My EADS luncheon talk

This is the “Family Story” and “Ask” that I presented at the
Elder and Adult Day
Services luncheon on Februay 5th, 2009.
(Dr. John Medina of Brain Rules was the keynote speaker.)

I’m here to tell you some things that you probably already know.

Like my story.

My mother passed away in 2003 at the age of 82.

My father passed away a year and a half ago at the age of 91.

And I know, that you know, which of the two had Alzheimer’s.

You already know my story because you’ve either seen it, or lived it

Leo speaking at EADS Luncheon

My parents were Dutch immigrants, coming to Canada in 1952, and then to
the United States with me, their only child, 8 years later.

Having survived living in an occupied country through World War II,
they both developed a kind of strength that would be characteristic of
their peers of that generation.

Being immigrants they used that strength to create a life of
independence and self-reliance.

Once again … you already know this story.

You know that it was my father who was diagnosed with Alzheimer’s in
the mid 1990’s.

You know that it was my mother who took care of him.

You also know that … independent and self-reliant to a fault …
it wore her out.

Taking care of my father was, to her, an important duty, a
responsibility even. Her plan was simply to care for him until he no
longer recognized her, and then … well … “we’ll see”, she’d

Unfortunately in a perverse race between his memory and her health,
it was the memory of the Alzheimer’s patient that outlasted.

In the year before she passed away, we began to realize exactly how
much of a toll her choices were taking on her. We did manage to find
some outside help in the form of some respite care. I was able to spend
Thursday afternoons with her while my dad had someone else to be

You also know how this story ends.

It lasted about 6 months.

It was too little too late. The stress was too much. Her body simply
wore out.

There are other things you already know as well.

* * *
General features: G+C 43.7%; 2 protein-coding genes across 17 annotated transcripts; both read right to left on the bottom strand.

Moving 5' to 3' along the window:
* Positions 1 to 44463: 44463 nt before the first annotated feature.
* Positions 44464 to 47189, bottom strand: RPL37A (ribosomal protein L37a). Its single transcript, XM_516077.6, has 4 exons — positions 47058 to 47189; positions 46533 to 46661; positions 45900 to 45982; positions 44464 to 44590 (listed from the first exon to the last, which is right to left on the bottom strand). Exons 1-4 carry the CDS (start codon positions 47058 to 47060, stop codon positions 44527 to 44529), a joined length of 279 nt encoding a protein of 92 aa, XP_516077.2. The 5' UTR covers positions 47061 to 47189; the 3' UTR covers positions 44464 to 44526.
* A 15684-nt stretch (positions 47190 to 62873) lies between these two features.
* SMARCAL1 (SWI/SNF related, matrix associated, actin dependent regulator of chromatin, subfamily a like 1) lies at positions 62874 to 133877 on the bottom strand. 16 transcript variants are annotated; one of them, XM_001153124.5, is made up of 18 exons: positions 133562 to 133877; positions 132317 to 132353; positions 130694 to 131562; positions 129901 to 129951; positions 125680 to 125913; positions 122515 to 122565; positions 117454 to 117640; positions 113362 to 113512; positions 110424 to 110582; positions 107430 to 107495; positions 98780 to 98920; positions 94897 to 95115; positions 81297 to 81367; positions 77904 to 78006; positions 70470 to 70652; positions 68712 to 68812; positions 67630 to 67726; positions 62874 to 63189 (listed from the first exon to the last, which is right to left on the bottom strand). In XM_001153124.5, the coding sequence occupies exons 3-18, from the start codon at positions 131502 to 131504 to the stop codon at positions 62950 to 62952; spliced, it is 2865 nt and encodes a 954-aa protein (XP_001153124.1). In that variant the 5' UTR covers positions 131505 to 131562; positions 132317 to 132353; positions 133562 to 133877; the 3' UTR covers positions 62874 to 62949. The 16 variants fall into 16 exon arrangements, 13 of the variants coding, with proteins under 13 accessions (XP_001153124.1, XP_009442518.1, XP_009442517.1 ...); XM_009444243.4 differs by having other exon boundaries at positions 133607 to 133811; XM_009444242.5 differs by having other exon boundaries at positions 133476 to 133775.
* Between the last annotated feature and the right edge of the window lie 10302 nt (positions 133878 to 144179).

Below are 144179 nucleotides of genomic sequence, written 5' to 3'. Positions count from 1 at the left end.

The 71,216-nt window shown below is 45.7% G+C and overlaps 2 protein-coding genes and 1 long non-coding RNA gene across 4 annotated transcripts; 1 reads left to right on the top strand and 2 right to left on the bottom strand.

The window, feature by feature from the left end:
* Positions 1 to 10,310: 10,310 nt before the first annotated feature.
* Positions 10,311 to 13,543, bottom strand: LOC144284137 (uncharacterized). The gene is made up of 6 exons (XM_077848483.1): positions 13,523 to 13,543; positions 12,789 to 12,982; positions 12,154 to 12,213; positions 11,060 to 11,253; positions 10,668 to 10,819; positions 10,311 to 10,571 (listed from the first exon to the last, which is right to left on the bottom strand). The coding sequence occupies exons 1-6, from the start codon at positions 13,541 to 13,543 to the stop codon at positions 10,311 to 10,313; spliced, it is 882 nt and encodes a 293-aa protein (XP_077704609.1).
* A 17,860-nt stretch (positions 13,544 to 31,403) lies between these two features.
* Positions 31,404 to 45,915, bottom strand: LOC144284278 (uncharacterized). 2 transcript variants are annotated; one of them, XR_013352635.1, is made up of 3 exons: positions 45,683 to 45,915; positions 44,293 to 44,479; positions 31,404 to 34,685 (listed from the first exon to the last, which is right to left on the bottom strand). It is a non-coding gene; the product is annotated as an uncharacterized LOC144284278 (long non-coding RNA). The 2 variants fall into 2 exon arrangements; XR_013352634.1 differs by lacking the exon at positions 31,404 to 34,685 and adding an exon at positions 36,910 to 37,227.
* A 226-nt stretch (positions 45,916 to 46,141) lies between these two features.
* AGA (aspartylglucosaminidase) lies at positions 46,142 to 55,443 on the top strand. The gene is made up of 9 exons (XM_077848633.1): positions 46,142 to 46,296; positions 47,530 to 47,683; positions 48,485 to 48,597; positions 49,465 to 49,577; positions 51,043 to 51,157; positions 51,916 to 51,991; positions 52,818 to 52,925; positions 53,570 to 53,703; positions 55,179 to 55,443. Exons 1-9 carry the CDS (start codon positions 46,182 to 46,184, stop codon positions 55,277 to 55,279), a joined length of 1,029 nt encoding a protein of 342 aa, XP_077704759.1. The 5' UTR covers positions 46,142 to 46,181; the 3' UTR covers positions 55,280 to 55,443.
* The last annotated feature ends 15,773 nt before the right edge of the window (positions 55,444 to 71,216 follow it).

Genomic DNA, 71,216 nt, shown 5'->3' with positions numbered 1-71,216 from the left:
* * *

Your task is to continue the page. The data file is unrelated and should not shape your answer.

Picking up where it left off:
You know that my story is decidedly not unique. The details may
vary, but this story is being lived by families all over our region,
every day.

You know that you’ve heard way too much about “baby boomers” of
late. But you also know all that talk is based in truth: there is a
wave coming – the need we’re talking about here today is only going to
get bigger.

And you’re here because you know that the services provided by Elder
and Adult Day Services is a critical part of taking care of the
caretaker; taking care of the family; taking care so that they don’t
become, for lack of a better term, collateral damage in another
perverse race against dementia or another debilitating condition.

And you’re here because you know that not everyone can afford it.

And because you know what I’m about to ask you to do…

I’m going to ask you to support Elder and Adult Day Services.

Table captains, if you would, please pass out the pledge cards and

It’s traditional at this point in this kind of presentation to make a
request for you to consider doubling your planned donation by both
donating today, and also pledging to donate that same amount over the
next twelve months. And of course I encourage you all to consider doing
exactly that.

In my opinion the math is much easier if you just add a zero instead
, and turn that $150 donation into a $1500 donation, $300 into $3000 or
even more. I honestly hope that there are at least … say … three of
you … here today who will seriously consider the impact that this act
of generosity will have on your community.

The problem is that there’s something else you already know as

You know that these are tough times.

But please keep in mind that it’s exactly because these are tough times
that we need you to give more, not less. Funding – both private and
government funding – is being affected by our tough economic times. If
Elder and Adult Day Services is to effectively to serve the ever
increasing needs in our community, it can only do so with your
extra-generous and increasing support.

Please … be generous. Please … write down a really big

You know that it’ll be put to good use.

And you know that it’s needed.

Silver Dollar